Social media platforms—especially Facebook—are lifelines for many companies’ success. Facebook itself is full of dozens of such stories, with many businesses increasing customer engagement and sales by dozens or even hundreds of percent.
Not all businesses are so lucky, though. A few have found that their Facebook experience hasn’t been as successful.
For example, dozens of American and European firms have been ripped off by a chain of Chinese online vendors that sell knockoffs of the original design and use the original designers’ photos and other content, according to a recent investigative BuzzFeed article. Kore Wear has seen its content ripped off by Zaful, a China-based knockoff site that uses Kore’s photos to sell $ 12 versions of a designer swimsuit that the company sells for $ 249.
Welcome to the dark side of Facebook, where the tools that businesses use to win friends and make sales also open the door to imposters, thieves, and charlatans.
Criminals can all too easily use Facebook to rip off the design, ideas, and content of legitimate sites. Stealing a Web image is as easy as right-clicking. Even measures to prevent right-click image downloading aren’t foolproof; all an image thief needs to do is take a screenshot to capture an image.
Several years ago, the Web was full of stories about fake Facebook merchant and business pages. For example, pages with permutations of the term “Coca-Cola” (misspelled, without a dash, etc.) were being used for purposes other than promoting the soft drink by people who had nothing to do with the brand.
For the past year or so, Facebook has been cracking down on the phenomenon. Although many fake pages still exist, several others have been rooted out. So have the fake profiles often recruited to “like” fake pages.
The problem that businesses face today is not a wholesale theft of their identity but theft of parts of it—just enough to cause reputation issues. Clothing sites that have had their photos ripped off by the Chinese sites are now linked to those sites, if not electronically then at least by association. Customers who order knockoffs from fraudulent pages and end up with inferior merchandise now may create an unfavorable opinion of the genuine brand.
Another danger, known as freebooting, has gotten a lot of attention in recent months.
In a freebooting scam, Facebook users take YouTube videos that don’t belong to them and post them on their Facebook page as their own to fill it up with content.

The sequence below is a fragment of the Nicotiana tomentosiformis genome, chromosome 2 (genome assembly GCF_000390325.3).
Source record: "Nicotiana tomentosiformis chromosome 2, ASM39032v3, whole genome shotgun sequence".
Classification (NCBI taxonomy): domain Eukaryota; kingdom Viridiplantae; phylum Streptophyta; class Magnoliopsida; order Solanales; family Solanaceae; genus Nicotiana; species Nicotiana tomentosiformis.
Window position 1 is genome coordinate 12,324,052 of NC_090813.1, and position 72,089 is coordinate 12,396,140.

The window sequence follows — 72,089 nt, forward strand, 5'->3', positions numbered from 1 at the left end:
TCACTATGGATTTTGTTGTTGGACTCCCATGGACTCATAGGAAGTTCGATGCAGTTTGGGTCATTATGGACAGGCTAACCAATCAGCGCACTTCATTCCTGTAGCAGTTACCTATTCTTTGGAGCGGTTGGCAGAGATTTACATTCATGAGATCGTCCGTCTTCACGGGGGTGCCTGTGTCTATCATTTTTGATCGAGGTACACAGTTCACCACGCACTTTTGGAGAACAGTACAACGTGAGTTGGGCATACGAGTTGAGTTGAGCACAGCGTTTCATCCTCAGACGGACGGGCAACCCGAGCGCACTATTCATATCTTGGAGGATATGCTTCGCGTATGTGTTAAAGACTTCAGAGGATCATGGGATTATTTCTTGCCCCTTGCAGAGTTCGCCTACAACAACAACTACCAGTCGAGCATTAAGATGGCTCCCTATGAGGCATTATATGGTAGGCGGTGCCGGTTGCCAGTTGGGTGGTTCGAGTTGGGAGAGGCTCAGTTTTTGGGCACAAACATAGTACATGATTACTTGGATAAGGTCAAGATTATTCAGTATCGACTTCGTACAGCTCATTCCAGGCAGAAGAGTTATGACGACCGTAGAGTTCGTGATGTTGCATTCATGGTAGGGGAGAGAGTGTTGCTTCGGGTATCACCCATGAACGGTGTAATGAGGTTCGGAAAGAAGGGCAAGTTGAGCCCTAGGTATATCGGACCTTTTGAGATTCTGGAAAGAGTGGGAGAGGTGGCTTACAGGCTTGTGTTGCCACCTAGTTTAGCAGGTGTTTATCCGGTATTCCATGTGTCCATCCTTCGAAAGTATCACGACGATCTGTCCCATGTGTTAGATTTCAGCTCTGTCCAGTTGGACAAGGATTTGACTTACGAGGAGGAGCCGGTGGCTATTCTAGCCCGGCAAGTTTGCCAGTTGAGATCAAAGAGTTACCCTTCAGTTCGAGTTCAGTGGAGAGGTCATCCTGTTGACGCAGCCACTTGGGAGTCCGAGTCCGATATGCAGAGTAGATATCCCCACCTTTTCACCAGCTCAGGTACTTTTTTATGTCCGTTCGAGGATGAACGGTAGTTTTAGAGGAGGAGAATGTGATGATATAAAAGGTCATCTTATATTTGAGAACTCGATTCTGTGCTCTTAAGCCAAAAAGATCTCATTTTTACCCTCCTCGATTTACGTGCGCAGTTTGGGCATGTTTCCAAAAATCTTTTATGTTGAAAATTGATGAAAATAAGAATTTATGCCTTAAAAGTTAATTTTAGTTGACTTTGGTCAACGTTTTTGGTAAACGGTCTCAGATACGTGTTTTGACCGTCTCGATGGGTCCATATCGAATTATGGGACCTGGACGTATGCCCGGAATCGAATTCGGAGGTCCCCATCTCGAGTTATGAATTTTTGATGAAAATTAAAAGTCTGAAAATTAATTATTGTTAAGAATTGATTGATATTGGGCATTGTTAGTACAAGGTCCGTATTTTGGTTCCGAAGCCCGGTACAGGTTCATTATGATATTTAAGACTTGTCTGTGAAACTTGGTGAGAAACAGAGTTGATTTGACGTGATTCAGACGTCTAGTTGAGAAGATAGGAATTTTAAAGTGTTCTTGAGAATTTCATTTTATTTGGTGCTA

Because of the way Facebook handles video, users have an incentive to download a YouTube video and upload it directly to Facebook. That hurts the income stream of owners of the video on YouTube, which pays them per view, unlike Facebook. (Facebook users who have seen the video are less likely to click on it again when they come across it on YouTube.)
A company that uses YouTube to spread its message could find its videos hijacked, spreading someone else’s message on someone else’s Facebook page. Facebook recently released a tool to allow content owners to keep track of their property, but freebooting is still a major problem.
There are hundreds of stories online about stolen logos, website designs, images, sketches, blog posts, and anything else that moves online being purloined by someone else.
Many advice pages cover the importance of copyrighting content, registering logos, watermarking photos, and other protective measures. All those are important steps, but they are unlikely to prevent theft.
Most content thieves figure the Internet is big enough that their victim won’t be able to track them down.
Even when a victim discovers his or her cyber-tormenter, the wheels of cyber-justice turn slowly. Getting platforms, ISPs, or law enforcement to take action against offenders is often like pulling teeth. Moreover, cases are often difficult to prove, as pirates often change things just enough to get by plagiarism laws.
But there are still things a business can do to protect itself.
The first step is realizing that content is likely to be stolen.
Content on Facebook and other social media platforms needs to be as dense as possible and tied up with the name of the brand as much as possible.
For example, videos should prominently feature the name of the company and its website in as many scenes as possible. (The name doesn’t have to be at the center of each video frame but should be noticeable.) Images, too, should include identifying information likely to be annoying to scammers, reducing the likelihood that they will bother stealing it.
Another tactic is to involve putting together elaborate presentations, consisting of images, videos, infographics, and more, that are part of a single “unit.” The combination of elements and media make it difficult to pull something out for pirating purposes.
For example, if a cyber-crook has to resort to image, graphic, and video editing to extract the image of a model wearing a dress to sell his or her “discounted” version (which doesn’t even look like the one in the stolen image!), the cyber-crook is more likely to search for lower-hanging fruit.
Protecting your content is like protecting a car from being stolen (with the assumption that car thieves are going to target nice vehicles). What can owners of such vehicles do?
Make stealing your content as difficult as possible. The more alarms, codes, wheel locks, etc. that a car thief has to go through, the more likely the thief is to turn his or her attention to another vehicle.
The same is true for Web content. The harder cyber thieves have to work for content, the less likely they are to steal it.
Make them work for it.